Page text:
Late on a Saturday night in August of 1994, our son John and I returned from Mexico on our first mission trip out of the country. Ray preached on Sunday. On Monday we packed for another mission trip to Idaho. This time we five Notgrasses were the entire mission team.
On that Monday morning, I engaged the stopper in our bathroom sink and began running water to wash something out by hand. While the water was running, I left the bathroom — always a bad idea.
When I reached the family room, I found our children watching an episode of Little House on the Prairie. Forgetting all about the water running at the other end of the house, I sat down and began to watch it with them. Another bad idea.
Soon I was calling Ray to come home from his office at the church building to help us pull boxes out of the garage because water from the overflowed sink was raining down on the boxes we had not yet unpacked from our move to Cookeville, Tennessee, from Illinois the August before. I wish I could tell you that I never overflowed a sink again — but I can’t!
On Tuesday we headed west for a mission trip to Idaho. Ah, the cross stitch picture Ray had asked me to make when our children were little was describing us well — again: “Never a dull moment around the Notgrass House.”
Our destination was a mission church in St. Anthony, Idaho. Our purpose was to help with a Vacation Bible School. The minister of the church was the son-in-law of one of our most precious friends in Cookeville. The experience was wonderful.
In addition to working with this family and that small congregation, the minister helped us experience that beautiful part of the world. We saw Yellowstone National Park and Grand Tetons National Park in nearby Wyoming, and we climbed on sand dunes in Idaho.
When Vacation Bible School was completed, our family took off on a grand adventure. That grand adventure turned out to be the beginning of an even grander one.
Our first homeschool experience was a wonderful one — and a challenging one. It was so challenging and I was so ill-equipped to maintain it that we had quit after two years. After a two-year break from homeschooling (which I still regret), we had decided to start over again.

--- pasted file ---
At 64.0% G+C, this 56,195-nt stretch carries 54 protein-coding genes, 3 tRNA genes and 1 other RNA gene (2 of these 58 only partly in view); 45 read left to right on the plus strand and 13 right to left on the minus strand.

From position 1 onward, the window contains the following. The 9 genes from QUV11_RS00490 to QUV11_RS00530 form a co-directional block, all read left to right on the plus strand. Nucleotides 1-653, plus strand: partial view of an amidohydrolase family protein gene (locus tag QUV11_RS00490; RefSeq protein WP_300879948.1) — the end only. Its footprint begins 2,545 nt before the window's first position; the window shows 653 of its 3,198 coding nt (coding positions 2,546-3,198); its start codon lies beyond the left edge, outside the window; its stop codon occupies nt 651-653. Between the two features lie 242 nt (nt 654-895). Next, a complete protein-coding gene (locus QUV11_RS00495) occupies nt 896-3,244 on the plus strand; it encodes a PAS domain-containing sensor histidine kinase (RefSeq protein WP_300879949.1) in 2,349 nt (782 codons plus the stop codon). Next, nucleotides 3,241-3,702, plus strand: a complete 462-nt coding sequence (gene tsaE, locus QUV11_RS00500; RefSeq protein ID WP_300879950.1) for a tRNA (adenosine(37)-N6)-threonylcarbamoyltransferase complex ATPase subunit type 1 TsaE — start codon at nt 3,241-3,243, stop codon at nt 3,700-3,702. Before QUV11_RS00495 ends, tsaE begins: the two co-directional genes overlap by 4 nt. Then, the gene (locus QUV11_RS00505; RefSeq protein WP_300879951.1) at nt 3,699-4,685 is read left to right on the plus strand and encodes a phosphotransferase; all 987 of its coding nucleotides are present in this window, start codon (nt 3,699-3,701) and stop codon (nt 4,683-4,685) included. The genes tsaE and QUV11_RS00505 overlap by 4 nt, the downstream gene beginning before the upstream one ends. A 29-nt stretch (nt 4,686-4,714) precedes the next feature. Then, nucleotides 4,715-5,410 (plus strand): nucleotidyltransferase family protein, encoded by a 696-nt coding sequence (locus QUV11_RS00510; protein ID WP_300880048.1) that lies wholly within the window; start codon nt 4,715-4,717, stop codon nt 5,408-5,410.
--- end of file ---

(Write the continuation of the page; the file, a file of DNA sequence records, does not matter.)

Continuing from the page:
As we drove away from St. Anthony, I told our children that this was their first day of school. We still had a lot to learn but this time homeschooling was going to be different. We weren’t going to DO homeschool; we were going to BE homeschoolers.
This adventure was one of our cheese-and-crackers-in-the-car, cheap-cheap-motels trips. It was always adventurous and memorable — so adventurous and memorable that we forever marked one hotel chain off our list. Sometimes a few dollars more is worth it!
But, before the week was out, we had visited Craters of the Moon National Monument, toured an Oregon Trail museum, played in the Pacific Ocean, and driven through the Redwood Forest and across the Golden Gate Bridge. The next week we marked off even more for our goal of 48-and-you’re-on-your-own-for-Alaska-and-Hawaii, as we swung south through Yosemite, Death Valley, and on to the Grand Canyon.
A few years after this adventure, the Idaho minister and his family moved to Cookeville. We have been friends ever since. Last weekend one of their daughters got married at a ranch in Idaho, an area the family still loves. When Ray and I got the invitation in September, our first thought was, “Too bad we can’t go,” but then we thought, “Why not?” And so we did.
Our hearts were filled with memories from 25 years earlier, memories of their family and our family, of the beauties God created there, and of that precious second chance to homeschool.
Happy memory-making today!
By awesome deeds You answer us in righteousness,
O God of our salvation,
You who are the trust of all the ends of the earth and of the farthest sea;
Who establishes the mountains by His strength,
Being girded with might;
Who stills the roaring of the seas,
The roaring of their waves,
And the tumult of the peoples.
They who dwell in the ends of the earth stand in awe of Your signs;
You make the dawn and the sunset shout for joy.